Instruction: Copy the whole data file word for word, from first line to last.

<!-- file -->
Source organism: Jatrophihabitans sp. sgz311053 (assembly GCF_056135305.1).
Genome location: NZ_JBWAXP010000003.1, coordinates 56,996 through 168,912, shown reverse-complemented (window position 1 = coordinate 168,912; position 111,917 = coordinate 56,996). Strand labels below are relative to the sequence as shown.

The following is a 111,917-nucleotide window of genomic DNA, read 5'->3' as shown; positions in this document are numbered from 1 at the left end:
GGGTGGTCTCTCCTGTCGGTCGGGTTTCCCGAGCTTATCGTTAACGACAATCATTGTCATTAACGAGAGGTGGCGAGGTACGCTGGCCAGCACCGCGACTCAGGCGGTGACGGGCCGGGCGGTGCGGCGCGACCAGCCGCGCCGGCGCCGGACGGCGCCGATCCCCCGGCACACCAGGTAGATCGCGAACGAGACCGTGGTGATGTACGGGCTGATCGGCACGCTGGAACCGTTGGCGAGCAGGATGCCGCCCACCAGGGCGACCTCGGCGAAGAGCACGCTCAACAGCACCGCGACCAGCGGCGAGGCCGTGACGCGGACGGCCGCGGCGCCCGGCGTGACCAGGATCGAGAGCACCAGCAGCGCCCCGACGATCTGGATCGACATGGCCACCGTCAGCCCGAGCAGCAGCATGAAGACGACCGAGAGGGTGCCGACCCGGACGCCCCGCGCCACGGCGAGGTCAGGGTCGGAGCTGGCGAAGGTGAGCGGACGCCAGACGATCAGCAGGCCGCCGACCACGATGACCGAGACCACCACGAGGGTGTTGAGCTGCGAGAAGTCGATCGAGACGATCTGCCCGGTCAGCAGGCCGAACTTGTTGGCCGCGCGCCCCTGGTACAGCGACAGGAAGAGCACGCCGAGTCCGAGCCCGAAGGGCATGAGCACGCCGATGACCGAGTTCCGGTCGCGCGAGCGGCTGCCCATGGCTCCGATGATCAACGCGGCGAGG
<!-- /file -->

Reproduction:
Source organism: Jatrophihabitans sp. sgz311053 (assembly GCF_056135305.1).
Genome location: NZ_JBWAXP010000003.1, coordinates 56,996 through 168,912, shown reverse-complemented (window position 1 = coordinate 168,912; position 111,917 = coordinate 56,996). Strand labels below are relative to the sequence as shown.

The following is a 111,917-nucleotide window of genomic DNA, read 5'->3' as shown; positions in this document are numbered from 1 at the left end:
GGGTGGTCTCTCCTGTCGGTCGGGTTTCCCGAGCTTATCGTTAACGACAATCATTGTCATTAACGAGAGGTGGCGAGGTACGCTGGCCAGCACCGCGACTCAGGCGGTGACGGGCCGGGCGGTGCGGCGCGACCAGCCGCGCCGGCGCCGGACGGCGCCGATCCCCCGGCACACCAGGTAGATCGCGAACGAGACCGTGGTGATGTACGGGCTGATCGGCACGCTGGAACCGTTGGCGAGCAGGATGCCGCCCACCAGGGCGACCTCGGCGAAGAGCACGCTCAACAGCACCGCGACCAGCGGCGAGGCCGTGACGCGGACGGCCGCGGCGCCCGGCGTGACCAGGATCGAGAGCACCAGCAGCGCCCCGACGATCTGGATCGACATGGCCACCGTCAGCCCGAGCAGCAGCATGAAGACGACCGAGAGGGTGCCGACCCGGACGCCCCGCGCCACGGCGAGGTCAGGGTCGGAGCTGGCGAAGGTGAGCGGACGCCAGACGATCAGCAGGCCGCCGACCACGATGACCGAGACCACCACGAGGGTGTTGAGCTGCGAGAAGTCGATCGAGACGATCTGCCCGGTCAGCAGGCCGAACTTGTTGGCCGCGCGCCCCTGGTACAGCGACAGGAAGAGCACGCCGAGTCCGAGCCCGAAGGGCATGAGCACGCCGATGACCGAGTTCCGGTCGCGCGAGCGGCTGCCCATGGCTCCGATGATCAACGCGGCGAGG